'Russia has not had unity like this for long time' Putin tells ...
Vladimir Putin held a rally today in Moscow to drum up support for his invasion of Ukraine.
The rally, held at the Luzhniki World Cup stadium, was held to mark the eighth anniversary of Russia's illegal annexation of Crimea in 2014, and Moscow police said 200,000 people were in and around the stadium.
During the rally, people sang songs, listened to an (interrupted) speech by Putin and it seemed that some were not too pleased to be there...
Addressing those claims in February, Zelensky said: "The Ukraine on your news and Ukraine in real life are two completely different countries — and the main difference between them is: Ours is real. You are told we are Nazis. But could a people who lost more than 8 million lives in the battle against Nazism support Nazism?
The Daily Mail reports on what Putin said. He apparently said of the people of Russia and Crimea: "We are united by the same destiny.
"This is how the people thought and that's what they were guided by when they had the referendum in Sevastopol.
"They want to share their historical destiny with their motherland Russia - let us congratulate them on this occasion, it is their occasion. Congratulations.
"Sevastopol did the right thing when they put up a barrier to neo-Nazis and radicals, which is already happening on other territories,' he said.
"[The] people of Danobas also disagreed with this, and straightaway they organised military operations against them.'
'The best confirmation is how our guys are fighting during this operation, shoulder to shoulder, helping each other. When it is necessary, they cover each-other as if it was their own brother from bullets. We haven't had such unity in a long time,' he said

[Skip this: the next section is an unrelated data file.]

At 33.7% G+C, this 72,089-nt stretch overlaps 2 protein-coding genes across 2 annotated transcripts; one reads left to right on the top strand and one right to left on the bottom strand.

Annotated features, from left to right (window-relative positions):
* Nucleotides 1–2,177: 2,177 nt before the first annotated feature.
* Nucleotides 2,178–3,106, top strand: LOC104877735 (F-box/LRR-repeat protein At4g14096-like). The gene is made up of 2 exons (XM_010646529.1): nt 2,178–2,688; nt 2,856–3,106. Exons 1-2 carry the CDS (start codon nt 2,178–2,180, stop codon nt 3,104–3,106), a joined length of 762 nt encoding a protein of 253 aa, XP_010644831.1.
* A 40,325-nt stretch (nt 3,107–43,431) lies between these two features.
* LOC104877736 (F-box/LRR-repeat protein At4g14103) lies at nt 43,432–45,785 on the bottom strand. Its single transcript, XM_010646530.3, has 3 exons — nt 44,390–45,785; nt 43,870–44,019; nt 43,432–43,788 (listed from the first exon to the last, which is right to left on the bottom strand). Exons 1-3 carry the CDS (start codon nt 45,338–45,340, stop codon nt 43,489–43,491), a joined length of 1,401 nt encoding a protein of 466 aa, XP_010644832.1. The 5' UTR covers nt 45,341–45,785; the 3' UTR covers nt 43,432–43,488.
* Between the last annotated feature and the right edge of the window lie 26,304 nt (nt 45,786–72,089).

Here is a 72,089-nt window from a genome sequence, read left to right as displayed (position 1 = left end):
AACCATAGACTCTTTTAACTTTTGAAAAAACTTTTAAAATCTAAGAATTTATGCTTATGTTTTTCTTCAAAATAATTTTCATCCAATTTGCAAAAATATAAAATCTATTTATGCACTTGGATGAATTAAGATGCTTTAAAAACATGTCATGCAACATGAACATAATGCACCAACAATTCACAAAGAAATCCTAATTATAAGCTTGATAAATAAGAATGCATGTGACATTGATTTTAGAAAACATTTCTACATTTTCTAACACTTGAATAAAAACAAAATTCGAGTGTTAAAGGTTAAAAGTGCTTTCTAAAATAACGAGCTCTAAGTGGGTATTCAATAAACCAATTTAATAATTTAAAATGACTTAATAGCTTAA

Speaking about his war in Ukraine, he repeated the false claim that it is a "special operation" and mentioned Admiral Fyodor Ushakov, an 18th century Russian naval commander who famously never lost a battle.
'It so happened that the start of the special operation coincided, quite by chance, with the birthday of one of our outstanding military leaders, the sainted Fyodor Ushakov, who throughout his brilliant military career never lost a battle."
"He once said: 'These thunderstorms will go to the glory of Russia'. So it was then. So it is today. And so it will always be."
Putin's speech cuts out
Halfway through a sentence, the livestream of Putin's speech cut out and images were put on screen instead. The Kremlin's press secretary said this was because of a server problem and the end of Putin's speech was played later.
Turns out state TV cut out just before Putin finished the speech. He quoted Fyodor Ushakov, the legendary Tsarist-era admiral who is now the patron saint of Russia\u2019s strategic nuclear bomber fleet, and left.pic.twitter.com/SJHpsyOWI1
The number of participants to the rally throughout Moscow in support of the Russian army has already exceeded 200,000 people. This is the largest rally in the Russian capital in a very long time.pic.twitter.com/DPPFLbCPRs
— The Eurasianist \u2626\ufe0f (@The Eurasianist \u2626\ufe0f)
The event included well-known singer Oleg Gazmanov singing Made In The USSR, with the opening lines “Ukraine and Crimea, Belarus and Moldova, It’s all my country.”
According to Max Seddon, a journalist at the Financial Times, some of the other artists sang anti-war songs, but no-one seemed to mind.
Oddly, if you listen to the lyrics, the songs are about how bad war is. But nobody really seems botheredpic.twitter.com/CRGwzKhICa
Polina Gagarina, once a Russian Eurovision contestant, absolutely butchering \u201cCuckoo\u201d by the brilliant Soviet 80s rock band Kino. Nobody must have told her they were known for their *anti-war* songspic.twitter.com/vpyjTPfbg1
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